Perugia, Italy (CNN) -- For all the intrigue that's passed through this medieval city, from Roman battles to papal wars, Perugia is now in the throes of a modern mystery.
This stunning city, perched atop a steep hill has become an all-too-real CSI. Most you talk to here can pick over the evidence, possible motives, and even the forensics of the murder of Meredith Kercher.
It has been two years since the British student was slashed in the throat and left to bleed to death. Police speculate she could have suffered for up to two hours before dying in a pool of blood on her bed.
Rudy Guede, an African student who was studying in Perugia, has already convicted of the crime and sentenced to 30 years. But prosecutors have also charged Amanda Knox, one of Kercher's former housemates, and her former boyfriend Italian Raffaele Sollecito, with murder.
It's Knox's indictment that has both magnified the mystery and ignited media mayhem. According to her parents, Curt Knox and Edda Mellas, their daughter has become a choice villain for the press. In an interview with CNN.com from Seattle, they said their daughter is a victim.
"How journalists took apart her my space pages and literally created a person that they needed in order to sell whatever it is they were trying to sell versus the person that she really is and she is a good kid" said Curt Knox.
Knox's parents point out that very early on, some newspapers and television networks dubbed their daughter "Foxy Knoxy," an innocent nickname they say she was given as an eight-year-old child.
"The Foxy Knoxy was totally associated to soccer and how she prepared herself as a defender" says Curt Knox.
"It was just kind of this obscure thing from when she was really young that she put out there that just turned into this huge negative thing," Mellas said.
While most international journalists have only covered the trial sporadically, tenacious Italian journalists like Francesca Bene have been covering every twist and turn of the trial. Bene and other journalists at Il Giornale dell' Umbria, a local newspaper, have investigated every shred of evidence in this trial and logged dozens of hours of testimony and interrogations.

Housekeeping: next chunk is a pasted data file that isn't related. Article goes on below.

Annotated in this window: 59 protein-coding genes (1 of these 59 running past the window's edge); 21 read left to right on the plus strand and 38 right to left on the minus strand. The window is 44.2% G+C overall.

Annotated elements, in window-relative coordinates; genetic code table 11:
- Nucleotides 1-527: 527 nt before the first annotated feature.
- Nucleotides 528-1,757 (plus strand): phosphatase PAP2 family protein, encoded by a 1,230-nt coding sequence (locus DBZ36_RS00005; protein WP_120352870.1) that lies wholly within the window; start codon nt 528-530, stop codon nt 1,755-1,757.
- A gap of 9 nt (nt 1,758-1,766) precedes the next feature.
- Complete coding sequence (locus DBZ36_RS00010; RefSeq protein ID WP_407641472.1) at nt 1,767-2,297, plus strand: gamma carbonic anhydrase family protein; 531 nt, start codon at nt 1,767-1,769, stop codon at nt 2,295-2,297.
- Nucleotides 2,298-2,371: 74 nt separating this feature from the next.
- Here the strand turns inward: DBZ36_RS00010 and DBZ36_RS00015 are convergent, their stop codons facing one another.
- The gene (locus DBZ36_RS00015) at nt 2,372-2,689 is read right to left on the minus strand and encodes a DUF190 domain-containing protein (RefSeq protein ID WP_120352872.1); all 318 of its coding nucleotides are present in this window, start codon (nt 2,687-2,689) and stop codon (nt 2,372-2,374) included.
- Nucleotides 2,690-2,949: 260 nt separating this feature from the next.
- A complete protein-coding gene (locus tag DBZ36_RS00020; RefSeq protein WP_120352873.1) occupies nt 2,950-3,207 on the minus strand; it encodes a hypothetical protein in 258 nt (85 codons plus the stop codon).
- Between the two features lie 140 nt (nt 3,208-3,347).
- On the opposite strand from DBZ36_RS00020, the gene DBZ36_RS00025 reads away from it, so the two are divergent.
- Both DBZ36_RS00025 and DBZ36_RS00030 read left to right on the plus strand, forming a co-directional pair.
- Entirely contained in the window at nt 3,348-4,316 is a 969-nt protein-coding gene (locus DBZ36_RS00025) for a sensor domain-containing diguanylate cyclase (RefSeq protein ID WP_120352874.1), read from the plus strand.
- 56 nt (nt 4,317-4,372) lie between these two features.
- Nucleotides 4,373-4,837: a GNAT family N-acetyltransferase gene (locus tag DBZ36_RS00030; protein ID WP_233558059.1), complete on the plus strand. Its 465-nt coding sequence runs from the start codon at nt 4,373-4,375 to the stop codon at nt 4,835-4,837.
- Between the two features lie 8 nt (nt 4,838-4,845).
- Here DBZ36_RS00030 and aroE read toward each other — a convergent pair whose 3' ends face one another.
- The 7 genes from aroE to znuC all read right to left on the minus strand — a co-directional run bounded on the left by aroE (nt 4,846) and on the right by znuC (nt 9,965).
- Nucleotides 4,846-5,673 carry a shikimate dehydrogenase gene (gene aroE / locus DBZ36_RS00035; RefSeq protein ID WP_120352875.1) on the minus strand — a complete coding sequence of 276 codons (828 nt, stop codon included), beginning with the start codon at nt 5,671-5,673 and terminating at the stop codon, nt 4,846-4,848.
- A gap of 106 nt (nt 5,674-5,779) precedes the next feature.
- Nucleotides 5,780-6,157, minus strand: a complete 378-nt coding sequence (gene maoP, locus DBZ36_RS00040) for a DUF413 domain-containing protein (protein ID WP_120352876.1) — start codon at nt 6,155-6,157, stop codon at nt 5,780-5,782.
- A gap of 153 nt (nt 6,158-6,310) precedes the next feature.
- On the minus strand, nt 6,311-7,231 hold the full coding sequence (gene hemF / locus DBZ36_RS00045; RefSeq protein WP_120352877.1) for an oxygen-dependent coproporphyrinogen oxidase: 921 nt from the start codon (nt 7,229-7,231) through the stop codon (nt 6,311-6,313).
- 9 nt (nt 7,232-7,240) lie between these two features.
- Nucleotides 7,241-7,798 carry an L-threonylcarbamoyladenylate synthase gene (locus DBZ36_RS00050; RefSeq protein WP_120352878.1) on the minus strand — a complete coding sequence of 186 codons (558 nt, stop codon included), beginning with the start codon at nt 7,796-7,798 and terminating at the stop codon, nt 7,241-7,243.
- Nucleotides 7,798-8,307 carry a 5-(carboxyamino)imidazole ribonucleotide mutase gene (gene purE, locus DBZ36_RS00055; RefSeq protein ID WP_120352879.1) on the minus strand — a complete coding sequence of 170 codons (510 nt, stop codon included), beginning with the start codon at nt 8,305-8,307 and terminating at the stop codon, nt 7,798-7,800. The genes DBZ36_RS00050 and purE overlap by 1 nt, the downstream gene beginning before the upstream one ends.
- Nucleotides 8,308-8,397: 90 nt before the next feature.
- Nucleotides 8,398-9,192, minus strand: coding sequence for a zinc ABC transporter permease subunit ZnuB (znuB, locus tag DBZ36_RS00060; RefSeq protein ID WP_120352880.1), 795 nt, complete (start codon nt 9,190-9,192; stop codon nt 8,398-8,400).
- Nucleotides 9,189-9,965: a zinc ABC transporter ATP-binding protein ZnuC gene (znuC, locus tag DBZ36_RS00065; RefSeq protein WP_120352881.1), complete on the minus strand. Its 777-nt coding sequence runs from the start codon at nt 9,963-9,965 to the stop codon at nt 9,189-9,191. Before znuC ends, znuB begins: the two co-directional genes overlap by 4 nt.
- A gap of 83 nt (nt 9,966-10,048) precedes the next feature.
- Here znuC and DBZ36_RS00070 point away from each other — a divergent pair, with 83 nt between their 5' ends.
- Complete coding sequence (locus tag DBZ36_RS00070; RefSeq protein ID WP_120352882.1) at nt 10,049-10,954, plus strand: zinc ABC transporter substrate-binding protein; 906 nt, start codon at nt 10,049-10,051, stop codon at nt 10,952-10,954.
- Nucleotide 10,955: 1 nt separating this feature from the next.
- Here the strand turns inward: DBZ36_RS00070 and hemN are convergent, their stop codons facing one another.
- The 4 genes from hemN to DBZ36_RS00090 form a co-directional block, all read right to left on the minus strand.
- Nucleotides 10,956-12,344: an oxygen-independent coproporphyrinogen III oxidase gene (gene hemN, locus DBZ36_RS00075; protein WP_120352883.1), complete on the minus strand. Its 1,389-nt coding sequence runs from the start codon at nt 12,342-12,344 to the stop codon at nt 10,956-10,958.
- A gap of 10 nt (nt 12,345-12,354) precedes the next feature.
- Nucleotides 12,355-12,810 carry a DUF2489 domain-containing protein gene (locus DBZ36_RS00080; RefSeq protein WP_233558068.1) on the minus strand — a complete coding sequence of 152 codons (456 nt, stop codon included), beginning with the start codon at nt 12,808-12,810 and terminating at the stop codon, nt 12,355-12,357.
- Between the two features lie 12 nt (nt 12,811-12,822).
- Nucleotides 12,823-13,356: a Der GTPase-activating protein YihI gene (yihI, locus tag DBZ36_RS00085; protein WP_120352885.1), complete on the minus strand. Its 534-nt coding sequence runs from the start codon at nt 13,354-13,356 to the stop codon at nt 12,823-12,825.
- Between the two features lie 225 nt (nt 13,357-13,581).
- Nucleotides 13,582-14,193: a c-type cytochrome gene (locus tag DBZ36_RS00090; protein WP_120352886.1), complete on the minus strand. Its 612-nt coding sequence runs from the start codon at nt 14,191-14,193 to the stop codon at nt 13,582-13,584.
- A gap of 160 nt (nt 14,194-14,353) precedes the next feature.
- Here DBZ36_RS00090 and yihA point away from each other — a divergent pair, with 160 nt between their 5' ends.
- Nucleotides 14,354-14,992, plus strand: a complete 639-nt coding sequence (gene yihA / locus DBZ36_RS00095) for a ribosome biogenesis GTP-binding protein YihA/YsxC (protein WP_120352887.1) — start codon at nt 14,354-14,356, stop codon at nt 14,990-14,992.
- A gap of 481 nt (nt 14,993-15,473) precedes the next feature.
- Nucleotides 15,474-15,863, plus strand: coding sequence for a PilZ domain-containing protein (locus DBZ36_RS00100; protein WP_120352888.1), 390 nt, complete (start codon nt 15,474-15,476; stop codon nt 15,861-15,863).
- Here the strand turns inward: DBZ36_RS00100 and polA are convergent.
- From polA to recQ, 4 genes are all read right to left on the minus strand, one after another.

Bene said the police were very persuasive in the first days of the investigation claiming that Knox had confessed. This certainly fueled the caricature of Knox.
"It's very simple in the beginning to take a photo and say she is a dark lady," Bene said.
And Bene says even after two years of investigation, what happened remains a mystery -- a mystery many people can relate to.
"Like our child, our brother or sister so it is simple for the people to see in them something of their life," notes Bene.
If most can't relate to the horror of the crime, many can relate to the young lives that have been shattered by it. Knox's parents acknowledge moments of despair, but they say they take strength from the strong case the defense has presented so far. They point out that prosecutors have never found any physical evidence linking their daughter to the killing in the bedroom where Kercher was found.
"There was a tremendous amount of tears. And it's one where we have to try to do our best to put on a face that it is going to work out. And we keep telling her that, that it's taking way longer than we ever expected, but she is going to get out of there. And she's innocent and they are not going to put an innocent 20 year old in jail for 30 years, it's just not going to happen, especially with no evidence."
But sources close to the prosecution told CNN that there will be a few surprises during closing arguments; key evidence is to portray a frenzied killing fueled by sexual violence.
A verdict is expected next month and with it, Knox's parents expect their daughter will be home for Christmas. They say they have bought a ticket home for Amanda, but they can barely get through the sentence before dissolving in tears.
CNN's Mallory Simon contributed to this report.